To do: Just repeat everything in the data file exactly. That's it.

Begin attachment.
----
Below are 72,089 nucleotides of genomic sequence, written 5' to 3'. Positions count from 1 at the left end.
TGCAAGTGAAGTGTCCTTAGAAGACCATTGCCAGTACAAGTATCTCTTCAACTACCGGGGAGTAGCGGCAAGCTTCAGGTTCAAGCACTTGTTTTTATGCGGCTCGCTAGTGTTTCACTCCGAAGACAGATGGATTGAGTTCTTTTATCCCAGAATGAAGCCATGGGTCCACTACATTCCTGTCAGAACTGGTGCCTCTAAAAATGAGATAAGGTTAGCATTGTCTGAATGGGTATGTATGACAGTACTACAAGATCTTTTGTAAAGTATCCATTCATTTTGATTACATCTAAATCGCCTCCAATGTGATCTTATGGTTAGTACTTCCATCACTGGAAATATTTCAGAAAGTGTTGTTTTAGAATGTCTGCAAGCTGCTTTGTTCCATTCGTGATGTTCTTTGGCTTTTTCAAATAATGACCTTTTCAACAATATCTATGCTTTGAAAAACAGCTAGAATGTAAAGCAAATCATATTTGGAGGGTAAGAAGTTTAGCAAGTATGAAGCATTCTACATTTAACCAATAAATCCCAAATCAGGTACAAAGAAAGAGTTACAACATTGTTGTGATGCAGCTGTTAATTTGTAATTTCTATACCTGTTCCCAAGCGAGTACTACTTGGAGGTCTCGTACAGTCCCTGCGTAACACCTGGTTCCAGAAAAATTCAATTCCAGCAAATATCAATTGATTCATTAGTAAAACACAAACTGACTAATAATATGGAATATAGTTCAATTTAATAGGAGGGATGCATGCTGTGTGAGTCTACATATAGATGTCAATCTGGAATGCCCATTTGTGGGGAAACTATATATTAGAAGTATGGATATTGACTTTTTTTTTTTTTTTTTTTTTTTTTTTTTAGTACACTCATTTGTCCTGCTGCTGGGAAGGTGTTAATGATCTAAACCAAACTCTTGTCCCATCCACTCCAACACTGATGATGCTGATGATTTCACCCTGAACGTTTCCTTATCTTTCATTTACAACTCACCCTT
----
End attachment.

Below are 72,089 nucleotides of genomic sequence, written 5' to 3'. Positions count from 1 at the left end.
TGCAAGTGAAGTGTCCTTAGAAGACCATTGCCAGTACAAGTATCTCTTCAACTACCGGGGAGTAGCGGCAAGCTTCAGGTTCAAGCACTTGTTTTTATGCGGCTCGCTAGTGTTTCACTCCGAAGACAGATGGATTGAGTTCTTTTATCCCAGAATGAAGCCATGGGTCCACTACATTCCTGTCAGAACTGGTGCCTCTAAAAATGAGATAAGGTTAGCATTGTCTGAATGGGTATGTATGACAGTACTACAAGATCTTTTGTAAAGTATCCATTCATTTTGATTACATCTAAATCGCCTCCAATGTGATCTTATGGTTAGTACTTCCATCACTGGAAATATTTCAGAAAGTGTTGTTTTAGAATGTCTGCAAGCTGCTTTGTTCCATTCGTGATGTTCTTTGGCTTTTTCAAATAATGACCTTTTCAACAATATCTATGCTTTGAAAAACAGCTAGAATGTAAAGCAAATCATATTTGGAGGGTAAGAAGTTTAGCAAGTATGAAGCATTCTACATTTAACCAATAAATCCCAAATCAGGTACAAAGAAAGAGTTACAACATTGTTGTGATGCAGCTGTTAATTTGTAATTTCTATACCTGTTCCCAAGCGAGTACTACTTGGAGGTCTCGTACAGTCCCTGCGTAACACCTGGTTCCAGAAAAATTCAATTCCAGCAAATATCAATTGATTCATTAGTAAAACACAAACTGACTAATAATATGGAATATAGTTCAATTTAATAGGAGGGATGCATGCTGTGTGAGTCTACATATAGATGTCAATCTGGAATGCCCATTTGTGGGGAAACTATATATTAGAAGTATGGATATTGACTTTTTTTTTTTTTTTTTTTTTTTTTTTTTAGTACACTCATTTGTCCTGCTGCTGGGAAGGTGTTAATGATCTAAACCAAACTCTTGTCCCATCCACTCCAACACTGATGATGCTGATGATTTCACCCTGAACGTTTCCTTATCTTTCATTTACAACTCACCCTT